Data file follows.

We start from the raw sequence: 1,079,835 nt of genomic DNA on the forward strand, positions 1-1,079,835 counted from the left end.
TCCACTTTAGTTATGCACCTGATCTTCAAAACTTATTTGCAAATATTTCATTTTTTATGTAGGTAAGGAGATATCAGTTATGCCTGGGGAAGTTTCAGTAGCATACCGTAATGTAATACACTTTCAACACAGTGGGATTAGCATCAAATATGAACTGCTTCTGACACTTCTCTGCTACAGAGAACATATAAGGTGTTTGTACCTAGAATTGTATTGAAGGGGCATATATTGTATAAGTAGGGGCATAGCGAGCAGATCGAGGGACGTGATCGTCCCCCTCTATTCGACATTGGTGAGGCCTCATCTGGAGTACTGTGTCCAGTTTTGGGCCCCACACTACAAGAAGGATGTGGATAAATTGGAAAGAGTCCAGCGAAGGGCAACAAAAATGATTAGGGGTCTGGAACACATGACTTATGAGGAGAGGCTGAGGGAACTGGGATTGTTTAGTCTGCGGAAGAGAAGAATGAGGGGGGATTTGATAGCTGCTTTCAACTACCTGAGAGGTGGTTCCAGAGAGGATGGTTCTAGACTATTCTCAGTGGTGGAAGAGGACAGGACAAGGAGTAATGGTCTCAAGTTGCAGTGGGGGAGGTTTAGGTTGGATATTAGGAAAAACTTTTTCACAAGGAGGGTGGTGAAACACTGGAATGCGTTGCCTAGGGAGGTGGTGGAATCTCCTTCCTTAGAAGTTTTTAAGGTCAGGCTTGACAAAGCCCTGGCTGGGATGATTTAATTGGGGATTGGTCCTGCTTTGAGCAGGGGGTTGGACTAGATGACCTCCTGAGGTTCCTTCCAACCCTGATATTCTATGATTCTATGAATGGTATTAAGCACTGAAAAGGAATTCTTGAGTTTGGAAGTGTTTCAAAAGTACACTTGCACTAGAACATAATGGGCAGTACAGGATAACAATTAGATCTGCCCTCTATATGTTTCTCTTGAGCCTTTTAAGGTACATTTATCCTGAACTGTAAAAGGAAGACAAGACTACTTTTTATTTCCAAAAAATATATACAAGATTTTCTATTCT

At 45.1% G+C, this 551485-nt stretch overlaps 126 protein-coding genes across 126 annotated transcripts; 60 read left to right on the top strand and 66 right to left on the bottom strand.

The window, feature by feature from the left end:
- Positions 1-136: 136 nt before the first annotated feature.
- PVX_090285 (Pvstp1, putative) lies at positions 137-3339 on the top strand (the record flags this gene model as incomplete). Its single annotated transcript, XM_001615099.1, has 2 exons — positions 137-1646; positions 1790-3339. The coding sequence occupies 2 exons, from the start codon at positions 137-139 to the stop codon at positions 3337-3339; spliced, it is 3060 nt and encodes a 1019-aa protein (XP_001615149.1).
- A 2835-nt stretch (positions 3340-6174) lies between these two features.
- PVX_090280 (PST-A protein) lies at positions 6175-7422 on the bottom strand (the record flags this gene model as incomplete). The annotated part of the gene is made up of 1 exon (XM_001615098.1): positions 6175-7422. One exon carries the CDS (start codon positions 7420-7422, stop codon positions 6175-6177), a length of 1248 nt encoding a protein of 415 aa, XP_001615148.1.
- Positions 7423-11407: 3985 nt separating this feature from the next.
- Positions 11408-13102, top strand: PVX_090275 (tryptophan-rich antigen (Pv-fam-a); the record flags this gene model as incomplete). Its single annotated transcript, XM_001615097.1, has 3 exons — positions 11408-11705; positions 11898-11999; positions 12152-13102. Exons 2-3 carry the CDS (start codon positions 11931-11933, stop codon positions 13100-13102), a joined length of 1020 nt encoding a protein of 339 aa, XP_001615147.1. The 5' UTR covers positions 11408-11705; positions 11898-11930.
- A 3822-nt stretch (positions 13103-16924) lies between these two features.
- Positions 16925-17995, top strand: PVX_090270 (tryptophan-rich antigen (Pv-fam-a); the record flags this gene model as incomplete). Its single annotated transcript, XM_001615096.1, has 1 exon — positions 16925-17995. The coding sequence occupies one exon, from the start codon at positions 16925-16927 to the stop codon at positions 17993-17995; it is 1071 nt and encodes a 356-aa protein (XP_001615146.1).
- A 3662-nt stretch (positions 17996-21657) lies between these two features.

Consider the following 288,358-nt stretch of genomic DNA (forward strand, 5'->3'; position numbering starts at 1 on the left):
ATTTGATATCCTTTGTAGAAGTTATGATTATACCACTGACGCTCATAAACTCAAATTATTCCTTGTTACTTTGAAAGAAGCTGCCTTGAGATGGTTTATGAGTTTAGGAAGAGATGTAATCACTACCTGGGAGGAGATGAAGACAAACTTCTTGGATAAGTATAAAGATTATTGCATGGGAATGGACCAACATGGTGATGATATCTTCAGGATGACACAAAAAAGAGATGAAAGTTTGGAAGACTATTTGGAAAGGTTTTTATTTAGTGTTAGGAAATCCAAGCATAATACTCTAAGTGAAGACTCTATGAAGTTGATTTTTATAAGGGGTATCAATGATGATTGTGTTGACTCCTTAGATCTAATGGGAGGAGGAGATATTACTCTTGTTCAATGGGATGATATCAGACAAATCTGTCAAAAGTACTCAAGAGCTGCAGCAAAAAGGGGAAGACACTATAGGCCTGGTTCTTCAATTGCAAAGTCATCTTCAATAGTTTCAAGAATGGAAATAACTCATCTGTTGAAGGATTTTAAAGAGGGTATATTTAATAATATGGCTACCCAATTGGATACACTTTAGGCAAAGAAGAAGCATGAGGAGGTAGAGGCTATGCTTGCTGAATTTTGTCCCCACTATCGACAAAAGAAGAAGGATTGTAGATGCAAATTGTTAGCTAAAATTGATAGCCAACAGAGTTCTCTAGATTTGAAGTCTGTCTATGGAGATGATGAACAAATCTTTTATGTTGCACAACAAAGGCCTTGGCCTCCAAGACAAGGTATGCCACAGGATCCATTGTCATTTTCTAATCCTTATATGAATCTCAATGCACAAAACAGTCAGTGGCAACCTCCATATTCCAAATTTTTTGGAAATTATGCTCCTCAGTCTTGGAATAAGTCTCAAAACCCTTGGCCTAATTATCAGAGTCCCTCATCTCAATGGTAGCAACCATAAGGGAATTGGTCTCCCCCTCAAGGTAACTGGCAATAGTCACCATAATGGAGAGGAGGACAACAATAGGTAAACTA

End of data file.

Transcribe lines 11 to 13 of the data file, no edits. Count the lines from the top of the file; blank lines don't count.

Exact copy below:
- A 3822-nt stretch (positions 13103-16924) lies between these two features.
- Positions 16925-17995, top strand: PVX_090270 (tryptophan-rich antigen (Pv-fam-a); the record flags this gene model as incomplete). Its single annotated transcript, XM_001615096.1, has 1 exon — positions 16925-17995. The coding sequence occupies one exon, from the start codon at positions 16925-16927 to the stop codon at positions 17993-17995; it is 1071 nt and encodes a 356-aa protein (XP_001615146.1).
- A 3662-nt stretch (positions 17996-21657) lies between these two features.